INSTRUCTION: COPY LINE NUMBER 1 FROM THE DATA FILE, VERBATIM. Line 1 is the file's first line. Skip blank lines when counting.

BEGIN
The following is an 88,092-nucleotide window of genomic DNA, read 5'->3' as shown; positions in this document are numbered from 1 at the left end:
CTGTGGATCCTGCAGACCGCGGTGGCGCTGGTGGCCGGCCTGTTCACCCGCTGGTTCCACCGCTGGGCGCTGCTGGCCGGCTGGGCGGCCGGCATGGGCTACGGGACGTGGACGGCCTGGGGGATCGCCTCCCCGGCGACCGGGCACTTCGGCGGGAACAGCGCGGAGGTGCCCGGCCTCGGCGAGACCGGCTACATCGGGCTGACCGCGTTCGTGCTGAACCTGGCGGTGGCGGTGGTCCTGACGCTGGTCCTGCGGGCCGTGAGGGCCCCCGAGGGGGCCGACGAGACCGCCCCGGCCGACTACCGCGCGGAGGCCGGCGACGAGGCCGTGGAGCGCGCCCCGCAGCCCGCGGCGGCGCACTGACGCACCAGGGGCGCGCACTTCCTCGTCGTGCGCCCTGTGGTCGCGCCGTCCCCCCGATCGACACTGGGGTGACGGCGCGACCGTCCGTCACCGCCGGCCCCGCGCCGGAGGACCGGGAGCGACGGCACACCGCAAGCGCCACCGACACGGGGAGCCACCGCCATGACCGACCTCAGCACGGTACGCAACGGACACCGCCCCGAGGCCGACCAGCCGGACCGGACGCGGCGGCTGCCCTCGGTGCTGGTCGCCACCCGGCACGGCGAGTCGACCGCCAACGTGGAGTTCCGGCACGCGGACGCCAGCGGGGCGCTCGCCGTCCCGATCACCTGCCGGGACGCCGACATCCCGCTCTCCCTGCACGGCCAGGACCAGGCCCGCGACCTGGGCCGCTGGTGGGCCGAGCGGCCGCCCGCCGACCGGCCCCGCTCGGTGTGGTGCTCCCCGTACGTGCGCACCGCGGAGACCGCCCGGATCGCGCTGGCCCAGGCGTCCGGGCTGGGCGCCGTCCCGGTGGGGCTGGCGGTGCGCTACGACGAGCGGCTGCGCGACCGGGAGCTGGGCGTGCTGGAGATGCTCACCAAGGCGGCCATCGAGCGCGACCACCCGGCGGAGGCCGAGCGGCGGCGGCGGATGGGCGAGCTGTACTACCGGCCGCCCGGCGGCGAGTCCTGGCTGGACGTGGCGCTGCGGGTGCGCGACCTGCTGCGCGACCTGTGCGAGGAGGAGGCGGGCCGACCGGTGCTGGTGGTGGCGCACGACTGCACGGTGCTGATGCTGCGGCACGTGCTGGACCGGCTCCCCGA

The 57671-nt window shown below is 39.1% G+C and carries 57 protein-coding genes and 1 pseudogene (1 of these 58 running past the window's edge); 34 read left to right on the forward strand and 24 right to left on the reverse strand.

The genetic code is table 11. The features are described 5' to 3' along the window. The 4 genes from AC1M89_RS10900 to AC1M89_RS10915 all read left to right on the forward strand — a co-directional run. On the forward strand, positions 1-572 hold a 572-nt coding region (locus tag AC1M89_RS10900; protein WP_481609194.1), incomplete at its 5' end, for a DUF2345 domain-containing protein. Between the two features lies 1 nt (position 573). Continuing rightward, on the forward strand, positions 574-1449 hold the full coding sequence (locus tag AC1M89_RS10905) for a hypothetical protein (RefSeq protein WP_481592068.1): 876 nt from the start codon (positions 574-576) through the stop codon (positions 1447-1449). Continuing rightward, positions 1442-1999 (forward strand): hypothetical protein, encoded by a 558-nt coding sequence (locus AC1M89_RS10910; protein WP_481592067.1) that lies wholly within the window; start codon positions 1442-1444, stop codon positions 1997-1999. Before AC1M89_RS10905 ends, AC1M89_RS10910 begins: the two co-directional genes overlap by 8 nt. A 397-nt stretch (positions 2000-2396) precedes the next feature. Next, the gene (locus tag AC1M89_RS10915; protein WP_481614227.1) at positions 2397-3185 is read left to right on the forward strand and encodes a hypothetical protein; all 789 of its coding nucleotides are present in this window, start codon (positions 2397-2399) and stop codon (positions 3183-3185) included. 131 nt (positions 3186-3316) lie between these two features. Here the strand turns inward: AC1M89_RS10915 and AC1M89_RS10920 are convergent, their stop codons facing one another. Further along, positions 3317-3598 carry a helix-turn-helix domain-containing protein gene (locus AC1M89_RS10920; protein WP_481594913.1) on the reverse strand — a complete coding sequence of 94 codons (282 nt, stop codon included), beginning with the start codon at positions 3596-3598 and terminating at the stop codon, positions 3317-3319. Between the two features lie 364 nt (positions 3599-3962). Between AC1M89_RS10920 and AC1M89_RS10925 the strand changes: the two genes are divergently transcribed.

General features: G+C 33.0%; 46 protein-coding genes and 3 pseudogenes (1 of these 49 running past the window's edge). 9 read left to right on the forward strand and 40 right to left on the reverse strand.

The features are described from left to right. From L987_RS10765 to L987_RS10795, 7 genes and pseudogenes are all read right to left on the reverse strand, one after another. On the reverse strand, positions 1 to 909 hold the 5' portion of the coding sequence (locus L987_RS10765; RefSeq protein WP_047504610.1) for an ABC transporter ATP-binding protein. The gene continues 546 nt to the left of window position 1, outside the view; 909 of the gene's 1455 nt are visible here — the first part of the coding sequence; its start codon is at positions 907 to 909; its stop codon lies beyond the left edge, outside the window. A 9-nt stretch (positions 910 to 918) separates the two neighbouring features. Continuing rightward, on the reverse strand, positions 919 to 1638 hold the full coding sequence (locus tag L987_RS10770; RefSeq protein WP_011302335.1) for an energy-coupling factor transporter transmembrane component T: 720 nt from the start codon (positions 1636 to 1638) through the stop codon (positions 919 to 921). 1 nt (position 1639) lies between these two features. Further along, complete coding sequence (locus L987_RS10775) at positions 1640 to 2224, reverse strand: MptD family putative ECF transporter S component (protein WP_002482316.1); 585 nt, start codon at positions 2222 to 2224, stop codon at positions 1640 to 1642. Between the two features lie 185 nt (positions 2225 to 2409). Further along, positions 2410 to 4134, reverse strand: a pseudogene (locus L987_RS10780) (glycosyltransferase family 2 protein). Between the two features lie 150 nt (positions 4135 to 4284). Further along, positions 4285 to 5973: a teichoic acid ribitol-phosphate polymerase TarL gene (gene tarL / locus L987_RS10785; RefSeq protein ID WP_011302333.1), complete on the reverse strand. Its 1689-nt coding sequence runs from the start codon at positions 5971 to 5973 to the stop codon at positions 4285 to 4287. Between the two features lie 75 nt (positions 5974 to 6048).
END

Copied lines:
The following is an 88,092-nucleotide window of genomic DNA, read 5'->3' as shown; positions in this document are numbered from 1 at the left end: